The clinic patients that come into the program reflect the national trends. Females outnumber males on a ten to one ratio, all races, ethnicities, genders and sexual orientations. In the CCH program alone, less than one percent of patients are under the age of ten and six percent are between age ten to 12. 66 percent of all patients are between the ages 13-18 and 27 percent are between ages 19-24.

Mitan says that anorexia is one of the eating disorders they see a lot more of than others. This is because it comes to attention more quickly than bulimia or binge-eating disorder, due to serious medical issues. It is more common in teens whereas bulimia and binge-eating are more common in adults.

“The average age of onset for anorexia is about 14,” says Aarnio-Peterson. “Its thought that puberty activates those genes. If someone is genetically loaded to develop an eating disorder, puberty is a big time of risk. Lots of things are happening in the body. Not to mention all the social effects such as peers dieting and talking about thinness. Plus teenage girls in puberty gain weight and that can prompt weight concerns, but it is normal to gain weight.”

Along with Sami, East junior Tori Frank went through something similar in her own struggle with an eating disorder.

“The habits I was getting into were unhealthy, I was eating so much food at night and not eating throughout the day,” says Frank. “I wouldn’t eat lunch. Or I would eat a huge breakfast and I wouldn’t eat anything else. I would eat a protein bar before volleyball practice just to get by but then I would come home and not eat any dinner.

One of the biggest excuses Frank used for not eating during the day was her recent diagnosis for Attention Deficit Disorder (ADD). Her prescribed medication vyvanse, has many side effects including lack of appetite. She would go for long periods of time without eating. Due to this she would get hungry and “binge” on whatever she wanted.

“I think it’s the binge eating (disorder) because dont eat for a long period of time and then I would crash on all this junk food,” says Frank, who plays beach volleyball. “Or I would try and go workout a bunch, and do an unreasonable amount of reps. At one point I just wanted my stomach to be flat because with beach volleyball we’re always in our bikinis. The girls you want to be just like are the tall, super skinny ones.”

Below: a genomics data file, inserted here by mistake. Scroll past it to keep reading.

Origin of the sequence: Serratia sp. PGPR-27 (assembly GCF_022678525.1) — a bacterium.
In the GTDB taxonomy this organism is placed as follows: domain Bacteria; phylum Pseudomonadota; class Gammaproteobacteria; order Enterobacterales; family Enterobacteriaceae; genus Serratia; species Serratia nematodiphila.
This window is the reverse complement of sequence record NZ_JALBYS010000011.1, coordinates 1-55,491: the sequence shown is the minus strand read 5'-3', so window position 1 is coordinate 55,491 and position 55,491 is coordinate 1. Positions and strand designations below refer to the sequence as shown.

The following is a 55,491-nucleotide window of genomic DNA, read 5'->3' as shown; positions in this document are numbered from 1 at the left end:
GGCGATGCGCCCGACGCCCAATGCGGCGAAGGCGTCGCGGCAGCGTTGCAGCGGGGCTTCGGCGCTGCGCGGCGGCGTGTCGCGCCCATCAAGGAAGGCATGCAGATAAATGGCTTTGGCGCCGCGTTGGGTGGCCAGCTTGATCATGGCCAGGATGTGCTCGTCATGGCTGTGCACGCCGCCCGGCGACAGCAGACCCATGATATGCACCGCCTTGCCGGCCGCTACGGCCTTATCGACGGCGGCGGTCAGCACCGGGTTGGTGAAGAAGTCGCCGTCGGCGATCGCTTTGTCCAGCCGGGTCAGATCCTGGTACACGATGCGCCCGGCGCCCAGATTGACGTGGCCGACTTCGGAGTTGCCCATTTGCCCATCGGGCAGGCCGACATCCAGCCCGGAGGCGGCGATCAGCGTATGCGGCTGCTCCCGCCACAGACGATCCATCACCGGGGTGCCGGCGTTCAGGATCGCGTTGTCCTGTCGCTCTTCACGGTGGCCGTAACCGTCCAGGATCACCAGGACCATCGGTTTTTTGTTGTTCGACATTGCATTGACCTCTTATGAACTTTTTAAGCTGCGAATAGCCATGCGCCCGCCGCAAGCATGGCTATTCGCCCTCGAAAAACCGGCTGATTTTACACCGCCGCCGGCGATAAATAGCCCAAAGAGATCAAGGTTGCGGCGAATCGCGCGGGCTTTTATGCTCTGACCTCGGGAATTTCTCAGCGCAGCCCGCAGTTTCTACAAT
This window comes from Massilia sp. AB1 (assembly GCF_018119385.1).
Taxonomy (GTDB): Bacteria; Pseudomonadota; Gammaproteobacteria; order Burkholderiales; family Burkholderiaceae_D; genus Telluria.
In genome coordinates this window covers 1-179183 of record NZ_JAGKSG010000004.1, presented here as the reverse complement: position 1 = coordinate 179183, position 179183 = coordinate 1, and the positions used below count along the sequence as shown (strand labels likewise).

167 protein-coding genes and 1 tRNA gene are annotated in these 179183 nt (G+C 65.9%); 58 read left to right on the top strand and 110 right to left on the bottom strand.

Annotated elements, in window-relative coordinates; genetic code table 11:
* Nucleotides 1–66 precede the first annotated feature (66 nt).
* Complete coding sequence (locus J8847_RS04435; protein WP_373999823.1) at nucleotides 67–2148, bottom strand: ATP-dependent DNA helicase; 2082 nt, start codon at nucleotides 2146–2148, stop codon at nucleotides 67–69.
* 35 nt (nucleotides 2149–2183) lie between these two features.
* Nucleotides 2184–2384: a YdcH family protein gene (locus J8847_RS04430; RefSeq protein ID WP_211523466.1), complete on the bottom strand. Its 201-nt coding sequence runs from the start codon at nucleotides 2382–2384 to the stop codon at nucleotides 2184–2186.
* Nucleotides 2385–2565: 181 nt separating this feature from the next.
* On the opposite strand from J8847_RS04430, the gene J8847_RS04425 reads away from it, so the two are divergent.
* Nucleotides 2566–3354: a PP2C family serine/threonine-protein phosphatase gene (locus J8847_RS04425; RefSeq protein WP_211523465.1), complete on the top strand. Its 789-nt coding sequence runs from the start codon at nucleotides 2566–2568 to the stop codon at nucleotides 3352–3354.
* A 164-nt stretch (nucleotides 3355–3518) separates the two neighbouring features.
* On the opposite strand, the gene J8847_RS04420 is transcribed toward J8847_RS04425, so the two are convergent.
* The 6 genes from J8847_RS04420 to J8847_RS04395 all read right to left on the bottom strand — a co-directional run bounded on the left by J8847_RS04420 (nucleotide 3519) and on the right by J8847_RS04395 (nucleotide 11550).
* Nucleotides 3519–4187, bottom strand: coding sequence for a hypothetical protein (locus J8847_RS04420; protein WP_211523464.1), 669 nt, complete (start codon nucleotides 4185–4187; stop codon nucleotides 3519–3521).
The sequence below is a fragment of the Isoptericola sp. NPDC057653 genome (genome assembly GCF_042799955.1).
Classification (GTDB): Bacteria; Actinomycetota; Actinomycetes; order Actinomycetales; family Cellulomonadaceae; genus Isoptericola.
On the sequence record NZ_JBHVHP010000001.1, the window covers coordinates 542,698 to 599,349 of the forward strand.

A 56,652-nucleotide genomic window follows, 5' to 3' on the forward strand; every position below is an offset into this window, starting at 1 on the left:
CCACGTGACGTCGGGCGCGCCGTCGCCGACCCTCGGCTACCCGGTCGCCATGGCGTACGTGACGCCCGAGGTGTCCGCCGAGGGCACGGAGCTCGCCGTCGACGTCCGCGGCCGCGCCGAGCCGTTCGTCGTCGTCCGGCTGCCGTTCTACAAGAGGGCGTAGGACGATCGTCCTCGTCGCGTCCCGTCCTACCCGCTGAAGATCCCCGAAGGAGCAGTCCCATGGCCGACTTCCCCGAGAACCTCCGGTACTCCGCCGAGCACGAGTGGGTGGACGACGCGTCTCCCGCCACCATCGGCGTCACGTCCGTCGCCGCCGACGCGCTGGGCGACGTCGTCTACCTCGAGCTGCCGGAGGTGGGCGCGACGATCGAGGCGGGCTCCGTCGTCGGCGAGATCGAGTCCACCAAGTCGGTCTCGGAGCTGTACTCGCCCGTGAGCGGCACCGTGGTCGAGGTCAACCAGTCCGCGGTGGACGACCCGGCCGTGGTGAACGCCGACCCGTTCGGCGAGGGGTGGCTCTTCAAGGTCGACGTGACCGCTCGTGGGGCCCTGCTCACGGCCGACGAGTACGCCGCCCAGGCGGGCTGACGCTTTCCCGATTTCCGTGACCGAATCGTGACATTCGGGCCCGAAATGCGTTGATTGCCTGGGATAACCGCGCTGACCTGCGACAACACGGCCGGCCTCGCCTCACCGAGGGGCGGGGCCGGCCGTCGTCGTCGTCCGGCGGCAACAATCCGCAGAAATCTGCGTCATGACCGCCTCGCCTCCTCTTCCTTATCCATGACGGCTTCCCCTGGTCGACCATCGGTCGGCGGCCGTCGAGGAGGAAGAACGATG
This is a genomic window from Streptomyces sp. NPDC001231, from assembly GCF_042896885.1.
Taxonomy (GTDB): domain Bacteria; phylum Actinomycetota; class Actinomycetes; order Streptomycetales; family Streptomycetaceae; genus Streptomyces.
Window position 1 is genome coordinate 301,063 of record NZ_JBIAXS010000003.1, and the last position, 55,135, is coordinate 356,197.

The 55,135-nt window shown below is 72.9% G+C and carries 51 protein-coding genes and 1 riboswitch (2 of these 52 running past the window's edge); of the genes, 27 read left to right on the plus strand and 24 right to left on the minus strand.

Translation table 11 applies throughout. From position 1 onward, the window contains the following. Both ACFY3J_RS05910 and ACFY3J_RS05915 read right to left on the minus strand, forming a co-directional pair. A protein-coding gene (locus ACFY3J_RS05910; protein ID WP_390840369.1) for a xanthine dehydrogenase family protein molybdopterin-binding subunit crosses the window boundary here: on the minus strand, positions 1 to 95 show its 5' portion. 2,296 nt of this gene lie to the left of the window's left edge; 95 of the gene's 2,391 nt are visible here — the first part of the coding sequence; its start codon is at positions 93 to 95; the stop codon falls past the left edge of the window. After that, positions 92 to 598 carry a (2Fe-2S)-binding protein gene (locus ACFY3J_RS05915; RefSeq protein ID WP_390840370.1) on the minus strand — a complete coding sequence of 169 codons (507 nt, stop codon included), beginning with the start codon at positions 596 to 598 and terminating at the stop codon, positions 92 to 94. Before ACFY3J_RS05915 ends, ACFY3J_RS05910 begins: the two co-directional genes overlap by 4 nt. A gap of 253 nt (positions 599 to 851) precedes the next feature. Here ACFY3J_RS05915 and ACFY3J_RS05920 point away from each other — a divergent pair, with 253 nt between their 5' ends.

Frank went to a nutritionist when she started having problems in her beach volleyball performance. Her nutritionist told her that she was not eating enough food, and gave her different recipes to try.

“I’m glad I figured it out earlier than later,” says Frank. “Now, I’m confident with my body. Im naturally just more muscular. No matter what people say, I’ll always be fine.”

One of the hardest parts of eating disorders are trying to manage them on their own, Aarnio-Peterson explains. Their biggest thing is trying to get the patient to get help. Early intervention is is really important, the sooner a patient gets help, the sooner they will be well again.

“When you start seeing signs of an eating disorder, start talking to them,” says Aarnio-Peterson. “I’ve even had kids where they noticed they were worried about a friend and that’s how the kid got help. You guys are a huge resource for us. That kid might have waited six more months to get help, the longer it goes on the harder is it to treat. It’s never too soon. You cannot tell by looking at someone if they have an eating disorder.”

Eating disorders are serious health concerns,that can often lead to death and they should not be taken lightly. Mitan believes that these disorders are just as deadly as other disorders as they are mental health illnesses.

“No one causes them, no one asks to get one, and it is important to realize that they can lead to death if untreated. Statistically, more patients with anorexia will die from their illness than those with depression will die from theirs,” says Mitan. “The best chance of full recovery is if professional care is sought quickly. The longer you have the illness, the harder it is to treat.  There are many places you can get help. Start by talking to a trusted adult such as your parent/guardian, school counselor or your primary care physician.”